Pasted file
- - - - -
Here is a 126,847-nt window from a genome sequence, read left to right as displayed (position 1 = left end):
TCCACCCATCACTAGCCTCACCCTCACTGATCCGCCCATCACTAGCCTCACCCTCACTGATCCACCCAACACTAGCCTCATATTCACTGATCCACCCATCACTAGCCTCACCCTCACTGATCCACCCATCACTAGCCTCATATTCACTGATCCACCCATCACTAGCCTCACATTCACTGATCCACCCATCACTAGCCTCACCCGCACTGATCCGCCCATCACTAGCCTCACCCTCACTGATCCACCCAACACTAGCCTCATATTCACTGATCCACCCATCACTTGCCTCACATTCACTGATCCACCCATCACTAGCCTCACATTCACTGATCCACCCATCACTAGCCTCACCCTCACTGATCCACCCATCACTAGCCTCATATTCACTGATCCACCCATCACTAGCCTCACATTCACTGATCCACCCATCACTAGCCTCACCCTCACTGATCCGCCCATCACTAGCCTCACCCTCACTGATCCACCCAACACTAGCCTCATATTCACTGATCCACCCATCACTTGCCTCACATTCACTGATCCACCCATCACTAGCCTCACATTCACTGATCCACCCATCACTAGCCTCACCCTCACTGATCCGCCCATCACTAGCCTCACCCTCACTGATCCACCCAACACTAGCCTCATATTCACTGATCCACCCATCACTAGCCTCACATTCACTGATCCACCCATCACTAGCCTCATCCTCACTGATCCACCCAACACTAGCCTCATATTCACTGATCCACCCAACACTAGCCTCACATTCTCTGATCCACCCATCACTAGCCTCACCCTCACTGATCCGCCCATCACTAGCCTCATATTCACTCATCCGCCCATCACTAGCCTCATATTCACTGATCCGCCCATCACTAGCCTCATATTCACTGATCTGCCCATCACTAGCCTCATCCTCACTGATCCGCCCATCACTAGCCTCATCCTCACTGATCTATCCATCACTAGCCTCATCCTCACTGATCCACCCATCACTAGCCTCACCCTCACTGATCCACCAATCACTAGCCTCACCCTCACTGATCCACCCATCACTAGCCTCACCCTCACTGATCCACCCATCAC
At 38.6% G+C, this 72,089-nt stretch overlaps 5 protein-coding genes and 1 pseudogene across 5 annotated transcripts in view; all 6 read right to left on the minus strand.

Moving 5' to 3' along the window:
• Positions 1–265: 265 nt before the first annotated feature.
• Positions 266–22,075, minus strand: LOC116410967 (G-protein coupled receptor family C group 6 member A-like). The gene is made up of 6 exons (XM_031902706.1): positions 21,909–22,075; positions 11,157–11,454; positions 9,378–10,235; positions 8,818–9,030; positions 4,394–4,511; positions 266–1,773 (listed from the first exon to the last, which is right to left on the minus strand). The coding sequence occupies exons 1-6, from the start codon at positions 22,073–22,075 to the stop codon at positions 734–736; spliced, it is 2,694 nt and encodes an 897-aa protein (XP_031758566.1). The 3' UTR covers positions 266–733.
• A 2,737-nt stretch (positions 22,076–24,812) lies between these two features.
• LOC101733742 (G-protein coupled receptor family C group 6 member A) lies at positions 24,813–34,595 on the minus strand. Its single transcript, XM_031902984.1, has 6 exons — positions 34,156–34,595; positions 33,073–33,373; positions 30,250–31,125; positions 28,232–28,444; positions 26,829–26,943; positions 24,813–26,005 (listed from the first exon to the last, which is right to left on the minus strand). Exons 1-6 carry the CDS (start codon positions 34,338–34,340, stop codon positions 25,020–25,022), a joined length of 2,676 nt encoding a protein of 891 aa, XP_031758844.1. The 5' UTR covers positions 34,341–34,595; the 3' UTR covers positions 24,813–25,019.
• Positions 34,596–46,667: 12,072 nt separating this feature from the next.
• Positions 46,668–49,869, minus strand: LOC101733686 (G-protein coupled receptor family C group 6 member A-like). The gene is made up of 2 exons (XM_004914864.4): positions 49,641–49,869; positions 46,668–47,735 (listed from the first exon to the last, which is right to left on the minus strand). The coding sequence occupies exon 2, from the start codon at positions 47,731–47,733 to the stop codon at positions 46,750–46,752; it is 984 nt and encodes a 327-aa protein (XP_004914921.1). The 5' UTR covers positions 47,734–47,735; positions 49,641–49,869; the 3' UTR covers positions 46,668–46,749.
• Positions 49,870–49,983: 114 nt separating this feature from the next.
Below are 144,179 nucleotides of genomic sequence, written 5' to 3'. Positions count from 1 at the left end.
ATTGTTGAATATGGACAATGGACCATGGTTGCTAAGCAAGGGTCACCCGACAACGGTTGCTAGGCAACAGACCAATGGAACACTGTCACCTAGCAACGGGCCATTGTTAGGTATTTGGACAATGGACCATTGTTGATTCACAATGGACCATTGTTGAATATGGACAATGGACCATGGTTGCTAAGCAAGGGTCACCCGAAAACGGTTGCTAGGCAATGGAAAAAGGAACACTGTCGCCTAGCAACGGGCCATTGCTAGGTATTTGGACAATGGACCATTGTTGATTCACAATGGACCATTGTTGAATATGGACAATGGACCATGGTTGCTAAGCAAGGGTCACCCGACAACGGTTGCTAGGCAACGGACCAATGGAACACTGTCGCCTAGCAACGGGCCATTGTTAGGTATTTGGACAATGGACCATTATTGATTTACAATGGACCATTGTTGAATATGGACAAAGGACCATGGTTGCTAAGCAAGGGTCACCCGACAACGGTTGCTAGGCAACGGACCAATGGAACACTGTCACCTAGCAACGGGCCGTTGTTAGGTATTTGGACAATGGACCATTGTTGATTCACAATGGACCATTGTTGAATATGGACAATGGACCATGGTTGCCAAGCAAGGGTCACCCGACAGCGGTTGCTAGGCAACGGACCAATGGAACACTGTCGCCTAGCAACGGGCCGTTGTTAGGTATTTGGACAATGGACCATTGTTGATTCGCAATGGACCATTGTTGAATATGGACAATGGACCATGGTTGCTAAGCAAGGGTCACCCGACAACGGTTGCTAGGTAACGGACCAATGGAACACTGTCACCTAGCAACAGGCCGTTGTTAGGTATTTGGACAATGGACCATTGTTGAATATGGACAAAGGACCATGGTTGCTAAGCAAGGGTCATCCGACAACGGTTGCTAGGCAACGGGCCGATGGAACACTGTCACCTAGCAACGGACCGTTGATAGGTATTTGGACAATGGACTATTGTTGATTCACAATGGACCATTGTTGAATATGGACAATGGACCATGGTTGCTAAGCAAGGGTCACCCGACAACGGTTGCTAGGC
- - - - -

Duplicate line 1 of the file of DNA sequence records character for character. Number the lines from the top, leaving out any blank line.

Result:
Here is a 126,847-nt window from a genome sequence, read left to right as displayed (position 1 = left end):